This wasn’t to be the case.

When I was born the doctor’s had to secure a genetic test from my blood sample, to scientifically determine what x, y or z combination I was. Though I have not seen the paperwork myself, I have been re-assured countless times from these know-it-all doctor’s that the ink on my paper forms the sex defining chromosomal pattern of ‘XX’.

A girl.

So what did it mean to be a girl? Well from growing up through numerous pediatric visits, I learnt being a girl meant your ‘chain didn’t hang low’ from anywhere below, your transitional period to womanhood involved an internal exorcism, and boys would be allowed to ‘complete you’ by filling up ‘that hole’ again and again and again, and you would miraculously enjoy it.

This was all well and good, except I wasn’t actually a girl. Sort of.

When I was born, I was told that even though my blood work said XX, my body said something else. Some parts were missing. These parts would need to be constructed before I could begin ‘chrysalising’ from girl to woman. My first surgery happened when I was very young, so I cannot recall any specific emotions during that period.

What I can recall is that it failed.

Phrases of ‘it didn’t work’ or ‘we’ll have to reconstruct this and this’ infiltrated my growing up phase until I was 14, and finally finished major surgery attempts. I learnt what sex was well before any of my peers. I learnt where things went, what hormones controlled them, and how the circle of life definitely didn’t involve a monkey holding you up over the plains of Africa. I learnt I wasn’t yet built as a normal girl, and it would be hard to commit to a male partner through the vital act of procreation if the ‘under-construction’ sign was left hanging around my neck.

Throughout all of this, there was one teensy internal problem I wrestled around in my head.

To put it frankly, I wasn’t all that attracted to boys.

My thoughts from an early age were always involving women. They weren’t full on sexually graphic thoughts, but rather my dream life felt somewhat better if my partner was a female.

So, here we have one girl growing up being told she is undergoing surgeries to become a woman. Being designed to enjoy her pre-determined heterosexual life (among other more serious health issues that undoubtedly were necessary). My opinion of how I sexually identified myself was never called into question, because we never really think of children being able to understand the different brackets available.

What I was told growing up is ‘the doctor is always right’ and ‘they’re only doing it to make you better’. So if the doctor is always right, maybe once I become a real girl I’d start to like boys? That’s how it’s meant to work right? I mean, since they kept saying ‘you need this to be normal’ and being normal involved ‘boys’ then surely my thoughts were only happening because I wasn’t yet this definition so desired by everybody else. I mean, doctors always know what’s best, don’t they?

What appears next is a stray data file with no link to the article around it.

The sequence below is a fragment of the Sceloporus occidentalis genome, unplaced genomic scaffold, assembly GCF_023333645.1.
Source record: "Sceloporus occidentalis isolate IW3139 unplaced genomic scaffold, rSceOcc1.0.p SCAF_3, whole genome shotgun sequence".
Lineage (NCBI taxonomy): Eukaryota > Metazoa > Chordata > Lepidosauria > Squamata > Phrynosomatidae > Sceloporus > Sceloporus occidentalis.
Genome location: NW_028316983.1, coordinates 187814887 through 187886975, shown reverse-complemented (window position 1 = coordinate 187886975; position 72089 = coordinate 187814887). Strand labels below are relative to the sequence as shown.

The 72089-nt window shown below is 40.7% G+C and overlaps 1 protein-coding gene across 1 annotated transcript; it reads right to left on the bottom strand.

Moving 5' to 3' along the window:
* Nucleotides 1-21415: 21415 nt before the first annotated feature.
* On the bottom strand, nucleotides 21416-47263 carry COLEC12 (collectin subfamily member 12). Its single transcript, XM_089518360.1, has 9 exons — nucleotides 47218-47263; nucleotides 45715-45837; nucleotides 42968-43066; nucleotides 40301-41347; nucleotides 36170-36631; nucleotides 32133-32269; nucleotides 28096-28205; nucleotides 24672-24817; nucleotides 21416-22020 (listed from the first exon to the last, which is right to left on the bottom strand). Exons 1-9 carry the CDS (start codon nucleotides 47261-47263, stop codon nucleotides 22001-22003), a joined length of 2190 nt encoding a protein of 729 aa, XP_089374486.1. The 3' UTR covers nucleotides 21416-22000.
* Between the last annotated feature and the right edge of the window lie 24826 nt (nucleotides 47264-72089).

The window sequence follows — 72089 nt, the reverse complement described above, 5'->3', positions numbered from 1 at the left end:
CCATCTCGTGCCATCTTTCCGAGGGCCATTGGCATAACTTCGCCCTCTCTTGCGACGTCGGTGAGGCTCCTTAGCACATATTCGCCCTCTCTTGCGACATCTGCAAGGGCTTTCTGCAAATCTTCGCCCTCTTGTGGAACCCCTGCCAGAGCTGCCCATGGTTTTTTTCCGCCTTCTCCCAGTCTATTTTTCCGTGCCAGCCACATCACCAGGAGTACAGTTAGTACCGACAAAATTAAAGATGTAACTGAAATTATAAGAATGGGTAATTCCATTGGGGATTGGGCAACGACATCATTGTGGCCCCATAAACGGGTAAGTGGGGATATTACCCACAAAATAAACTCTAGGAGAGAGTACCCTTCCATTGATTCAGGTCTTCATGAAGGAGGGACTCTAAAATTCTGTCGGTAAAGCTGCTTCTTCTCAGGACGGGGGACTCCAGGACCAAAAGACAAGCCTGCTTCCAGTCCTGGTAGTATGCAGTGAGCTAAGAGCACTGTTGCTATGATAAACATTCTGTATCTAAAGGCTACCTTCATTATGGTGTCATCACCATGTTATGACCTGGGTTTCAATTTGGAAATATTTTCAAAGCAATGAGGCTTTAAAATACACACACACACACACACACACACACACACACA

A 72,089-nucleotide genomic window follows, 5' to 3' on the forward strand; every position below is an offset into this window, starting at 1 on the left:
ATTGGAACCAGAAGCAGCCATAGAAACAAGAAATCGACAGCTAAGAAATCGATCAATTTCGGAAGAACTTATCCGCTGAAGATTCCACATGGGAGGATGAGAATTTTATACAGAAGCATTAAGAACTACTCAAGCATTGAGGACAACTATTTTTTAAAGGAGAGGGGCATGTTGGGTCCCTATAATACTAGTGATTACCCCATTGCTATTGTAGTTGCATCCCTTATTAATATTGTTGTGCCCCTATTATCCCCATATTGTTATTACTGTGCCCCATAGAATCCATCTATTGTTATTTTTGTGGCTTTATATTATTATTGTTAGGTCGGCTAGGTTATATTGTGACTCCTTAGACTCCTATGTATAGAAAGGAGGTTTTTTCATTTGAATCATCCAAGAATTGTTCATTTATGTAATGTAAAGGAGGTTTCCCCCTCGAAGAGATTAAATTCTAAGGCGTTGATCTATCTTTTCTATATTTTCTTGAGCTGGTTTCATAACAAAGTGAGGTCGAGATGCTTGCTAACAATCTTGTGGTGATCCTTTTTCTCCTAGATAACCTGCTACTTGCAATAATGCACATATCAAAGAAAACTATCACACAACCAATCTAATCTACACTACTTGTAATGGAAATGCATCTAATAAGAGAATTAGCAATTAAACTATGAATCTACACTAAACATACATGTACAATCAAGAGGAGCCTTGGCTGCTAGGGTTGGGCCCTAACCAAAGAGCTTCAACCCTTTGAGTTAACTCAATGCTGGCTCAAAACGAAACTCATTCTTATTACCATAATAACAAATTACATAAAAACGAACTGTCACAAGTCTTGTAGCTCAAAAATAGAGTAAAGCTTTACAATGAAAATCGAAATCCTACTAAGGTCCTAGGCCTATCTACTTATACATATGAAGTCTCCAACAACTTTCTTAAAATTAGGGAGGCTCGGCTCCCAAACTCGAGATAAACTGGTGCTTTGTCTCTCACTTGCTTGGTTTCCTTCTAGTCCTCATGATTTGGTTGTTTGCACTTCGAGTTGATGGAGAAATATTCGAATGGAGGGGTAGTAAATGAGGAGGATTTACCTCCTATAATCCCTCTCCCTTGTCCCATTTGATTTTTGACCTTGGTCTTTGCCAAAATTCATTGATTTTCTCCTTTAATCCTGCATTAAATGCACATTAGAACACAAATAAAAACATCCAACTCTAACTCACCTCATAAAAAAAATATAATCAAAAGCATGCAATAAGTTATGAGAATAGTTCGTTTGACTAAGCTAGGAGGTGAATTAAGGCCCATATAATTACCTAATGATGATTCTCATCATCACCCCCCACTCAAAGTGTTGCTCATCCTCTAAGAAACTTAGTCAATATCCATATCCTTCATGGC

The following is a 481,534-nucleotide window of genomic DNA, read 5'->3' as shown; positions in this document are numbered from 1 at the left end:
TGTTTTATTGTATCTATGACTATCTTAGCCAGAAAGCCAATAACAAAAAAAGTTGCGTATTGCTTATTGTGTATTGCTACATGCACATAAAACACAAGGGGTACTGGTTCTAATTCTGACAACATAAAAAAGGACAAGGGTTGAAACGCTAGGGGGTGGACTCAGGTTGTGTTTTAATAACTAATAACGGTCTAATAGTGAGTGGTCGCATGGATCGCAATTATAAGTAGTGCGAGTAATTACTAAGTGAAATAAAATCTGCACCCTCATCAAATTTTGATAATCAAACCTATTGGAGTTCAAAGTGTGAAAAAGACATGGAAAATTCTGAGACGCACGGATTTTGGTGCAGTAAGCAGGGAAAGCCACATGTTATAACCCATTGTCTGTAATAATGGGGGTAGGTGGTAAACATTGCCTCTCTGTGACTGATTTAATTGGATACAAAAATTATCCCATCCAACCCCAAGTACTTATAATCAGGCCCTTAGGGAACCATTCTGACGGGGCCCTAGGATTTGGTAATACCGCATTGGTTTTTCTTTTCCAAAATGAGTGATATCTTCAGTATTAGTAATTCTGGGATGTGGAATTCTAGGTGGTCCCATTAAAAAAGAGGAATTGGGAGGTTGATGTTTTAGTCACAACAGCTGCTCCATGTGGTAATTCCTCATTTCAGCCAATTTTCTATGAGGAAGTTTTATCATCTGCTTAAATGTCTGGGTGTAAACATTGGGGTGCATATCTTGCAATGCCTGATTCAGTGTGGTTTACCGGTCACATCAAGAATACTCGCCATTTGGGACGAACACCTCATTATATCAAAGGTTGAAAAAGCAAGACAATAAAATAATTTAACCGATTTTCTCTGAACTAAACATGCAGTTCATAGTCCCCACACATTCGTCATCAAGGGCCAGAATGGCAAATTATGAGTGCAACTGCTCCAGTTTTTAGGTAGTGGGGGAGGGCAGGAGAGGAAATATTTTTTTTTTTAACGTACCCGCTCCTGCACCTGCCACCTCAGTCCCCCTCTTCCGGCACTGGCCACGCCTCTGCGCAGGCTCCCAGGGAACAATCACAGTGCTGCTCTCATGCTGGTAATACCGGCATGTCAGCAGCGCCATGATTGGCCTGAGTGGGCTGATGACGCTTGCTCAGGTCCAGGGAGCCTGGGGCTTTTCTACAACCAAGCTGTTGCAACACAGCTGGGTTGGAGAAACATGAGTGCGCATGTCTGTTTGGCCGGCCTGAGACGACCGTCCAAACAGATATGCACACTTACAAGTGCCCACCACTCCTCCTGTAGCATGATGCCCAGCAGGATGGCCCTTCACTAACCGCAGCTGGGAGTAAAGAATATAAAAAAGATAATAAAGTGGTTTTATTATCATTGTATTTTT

Coming out was indescribably hard because of this build up of internal confliction. I finally broke down and expressed my identity to numerous family members and friends, and was indescribably lucky to be welcome with open arms by all. (I understand some people are not so fortunate, and I know how lucky I am to not be in that situation).

I also told my current doctor during this revelation period. Her response was ‘I have another patient similar’.

Wait; there are others like me?

Hold up a minute.

You mean to say that all this time, all of these previous comments about ‘design’ and ‘boys’ were not necessary? I had no right to fault her, as she wasn’t the doctor I had as a child. But she represented every confusing thought I had about myself. And I hated her for it. I hated the doctors of past for ‘deciding’ who I was. I hated the pedestal they had been worshipped on because the medical profession is like playing ‘God’. I hated them for turning me into a mashed up board game of ‘Operation’ and ‘Guess Who’.

Most of all, I hated myself for believing someone else could tell me who I am for so long.

It took a long time to progress from this.

Now I am 22. I just visited my most recent doctor (the same one that triggered the hatred) who discussed (amid the blood tests and steroid dosage adjustments) how I would feel about one more surgery.

The ‘defining’ surgery.

The one where I’d finally be able to remove the sign around my neck.

Now, at 22, I finally get to choose who I am.

And I said ‘ok, let’s look into it’.

Because, at last, I know that the doctor isn’t always right.

But I know that they don’t always know what’s wrong either. Their job is simply to offer the choices at hand.

I now understand that my particular condition is relatively new, and that during the period in which I was born a lot of doctors had to experiment on people (such as myself) because there was no data to help them. I was an experiment, and my emotional outcome is being documented to help the next batch of doctors figure out the best outcome. I might not enjoy thinking about the past, but I know the present ‘me’ can be fixed.

I also know that even if this final surgery is performed, I will not be a girl.

I will be a writer, a stay-awake-all-nighter, a lead foot driver, a can’t-cook-for-shit-foodie, a kinda photographer, a joker, a tomboy, a blue jean femme, a sarcastically challenged individual, and a myriad of other labels that I can’t possibly spend all day writing out.

I am so much more than an x, y or z. And, if I ever have children, this is what I will teach them too.

E.